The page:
Making meaningful connections in a noisy marketplace

July 30, 2020

Just because we can, in theory, connect with everyone nowadays, doesn’t mean we have to. Making meaningful connections in a noisy marketplace is likely to be more:

a) Authentic;

b) Beneficial to all parties;

c) Constructive in terms of time usage.

After making meaningful connections in a noisy marketplace, we have the chance to take conversations away from the hustle and bustle of social media platforms to engage in deeper discussions in a more relaxing setting.

Yes, making meaningful connections in a noisy marketplace could be considered ‘Old School’. However, why should we throw out past strategies if they remain valid in the present and offer growth for the future?

Thanks for stopping by today, and please don’t hold back from liking and sharing this ‘Making meaningful connections in a noisy marketplace’ post.

Brian.

About Brian

Brian Groves DipM FCIM Chartered Marketer, Coach, Trainer, and Author, supplies professional and personal development to a portfolio of corporate and individual clients.

As an Adjunct Professor at the Università Cattolica, Milan, Italy, Brian teaches the International graduate courses Leadership coaching: bringing potential to the stage of work and Personal marketing: performance skills at work.

Brian’s goal is to support through coaching, training and writing motivated people who wish to live their potential, in education, work or life in general.

Curious? You can contact Brian via e-mail (brian@bgdtcoaching.com), by clicking on the icons or leaving a comment below.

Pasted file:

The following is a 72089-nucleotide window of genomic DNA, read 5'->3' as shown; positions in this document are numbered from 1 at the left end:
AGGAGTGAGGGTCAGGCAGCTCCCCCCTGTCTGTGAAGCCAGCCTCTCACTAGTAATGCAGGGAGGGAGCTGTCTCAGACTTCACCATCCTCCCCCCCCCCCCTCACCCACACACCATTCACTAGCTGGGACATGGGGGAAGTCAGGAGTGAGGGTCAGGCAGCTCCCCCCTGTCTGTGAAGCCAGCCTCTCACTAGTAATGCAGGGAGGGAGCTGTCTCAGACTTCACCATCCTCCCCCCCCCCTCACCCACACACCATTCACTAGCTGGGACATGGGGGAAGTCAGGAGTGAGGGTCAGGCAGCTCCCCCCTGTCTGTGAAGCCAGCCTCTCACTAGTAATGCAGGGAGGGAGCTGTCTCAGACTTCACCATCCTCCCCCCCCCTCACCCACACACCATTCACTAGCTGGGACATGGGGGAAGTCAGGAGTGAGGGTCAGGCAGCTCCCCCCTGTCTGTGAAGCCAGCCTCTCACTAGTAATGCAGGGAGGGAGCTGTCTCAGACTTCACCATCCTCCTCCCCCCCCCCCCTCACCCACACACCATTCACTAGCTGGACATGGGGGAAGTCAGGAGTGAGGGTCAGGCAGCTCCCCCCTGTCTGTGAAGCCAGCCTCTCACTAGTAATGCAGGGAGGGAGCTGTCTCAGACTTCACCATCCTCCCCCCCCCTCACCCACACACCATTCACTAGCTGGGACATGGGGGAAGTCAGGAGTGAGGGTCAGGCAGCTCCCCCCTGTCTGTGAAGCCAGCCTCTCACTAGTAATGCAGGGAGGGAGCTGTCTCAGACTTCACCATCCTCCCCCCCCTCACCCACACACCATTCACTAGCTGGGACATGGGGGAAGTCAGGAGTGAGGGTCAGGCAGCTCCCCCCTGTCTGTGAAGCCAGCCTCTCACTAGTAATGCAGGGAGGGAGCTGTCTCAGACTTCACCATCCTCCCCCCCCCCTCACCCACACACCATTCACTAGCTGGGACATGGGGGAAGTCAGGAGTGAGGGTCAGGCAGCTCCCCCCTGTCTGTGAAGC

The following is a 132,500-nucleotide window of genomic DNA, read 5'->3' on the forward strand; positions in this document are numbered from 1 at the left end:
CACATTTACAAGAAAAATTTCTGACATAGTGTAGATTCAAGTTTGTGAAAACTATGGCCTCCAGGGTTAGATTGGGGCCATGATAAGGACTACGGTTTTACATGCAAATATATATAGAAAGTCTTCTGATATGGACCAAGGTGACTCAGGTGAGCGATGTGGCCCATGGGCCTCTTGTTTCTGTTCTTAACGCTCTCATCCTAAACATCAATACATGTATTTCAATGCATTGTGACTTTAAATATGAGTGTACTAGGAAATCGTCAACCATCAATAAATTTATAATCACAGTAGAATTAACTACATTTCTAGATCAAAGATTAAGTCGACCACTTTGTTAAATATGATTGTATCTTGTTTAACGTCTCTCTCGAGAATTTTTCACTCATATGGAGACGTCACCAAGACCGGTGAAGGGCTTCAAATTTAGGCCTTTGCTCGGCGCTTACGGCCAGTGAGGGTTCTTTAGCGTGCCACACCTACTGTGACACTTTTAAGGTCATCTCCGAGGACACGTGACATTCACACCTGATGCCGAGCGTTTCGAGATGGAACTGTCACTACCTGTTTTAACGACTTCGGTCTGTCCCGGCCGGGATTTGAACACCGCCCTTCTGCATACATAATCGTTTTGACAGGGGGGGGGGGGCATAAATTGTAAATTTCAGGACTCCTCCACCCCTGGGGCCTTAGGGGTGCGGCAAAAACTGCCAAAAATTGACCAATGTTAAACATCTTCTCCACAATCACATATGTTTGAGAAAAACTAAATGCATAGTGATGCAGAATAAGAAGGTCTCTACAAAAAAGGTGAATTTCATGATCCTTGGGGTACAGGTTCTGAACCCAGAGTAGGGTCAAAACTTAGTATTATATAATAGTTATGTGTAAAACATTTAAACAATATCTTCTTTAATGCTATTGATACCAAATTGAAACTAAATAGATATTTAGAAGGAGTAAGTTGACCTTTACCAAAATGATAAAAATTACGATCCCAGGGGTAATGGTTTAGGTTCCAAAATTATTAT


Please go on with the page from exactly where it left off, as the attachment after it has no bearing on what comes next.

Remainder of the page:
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The relationship

July 7, 2016

Relationship among seagulls

 

Irrespective of our job status, it is likely a significant chunk of our time is dedicated to understanding the relationship in which we find ourselves with those around us. We might be referring to any number of stakeholders, each one bringing to the moment needs, wants and individual motivations.

The question of connectivity goes beyond the physical. Understanding the relationship includes looking at also the virtual, social and intellectual rapport we have with our colleagues, clients, suppliers and the like.

To ensure a smooth execution of our duties, it is crucial the relationship with each is at least appreciated and ideally enhanced. As with any living entity, our interactions need constant nurturing to develop fully. Understanding the relationship suggests doing all we may to render time together beneficial to all parties.

Shared goals often facilitate this mutually productive approach. Grievances and misunderstandings require immediate attention, coupled with a non-judgemental mindset, to resolve issues before they undermine completely the working environment.

Who makes the first effort, however, is unimportant provided it is made. In attempting to boost the relationship, we can call upon our experience, knowledge , and something many times ignored: our intuition. If something does not feel right to us, it is highly likely there is indeed something not quite right.

Giving attention to workplace well-being in many instances begins with us looking at what we bring to the various relationships at work. For now, however, thanks for reading this ‘The relationship‘ post today.

Brian.

Skype: bgdtskype
Twitter: @bgdtcoaching
E-mail: brian@bgdtcoaching.com
Google+: google.com/+BrianGroves
Website: http://www.bgdtcoaching.com
Blog: https://bgdtcoaching.wordpress.com
YouTube: http://www.youtube.com/user/bgdtcoaching/videos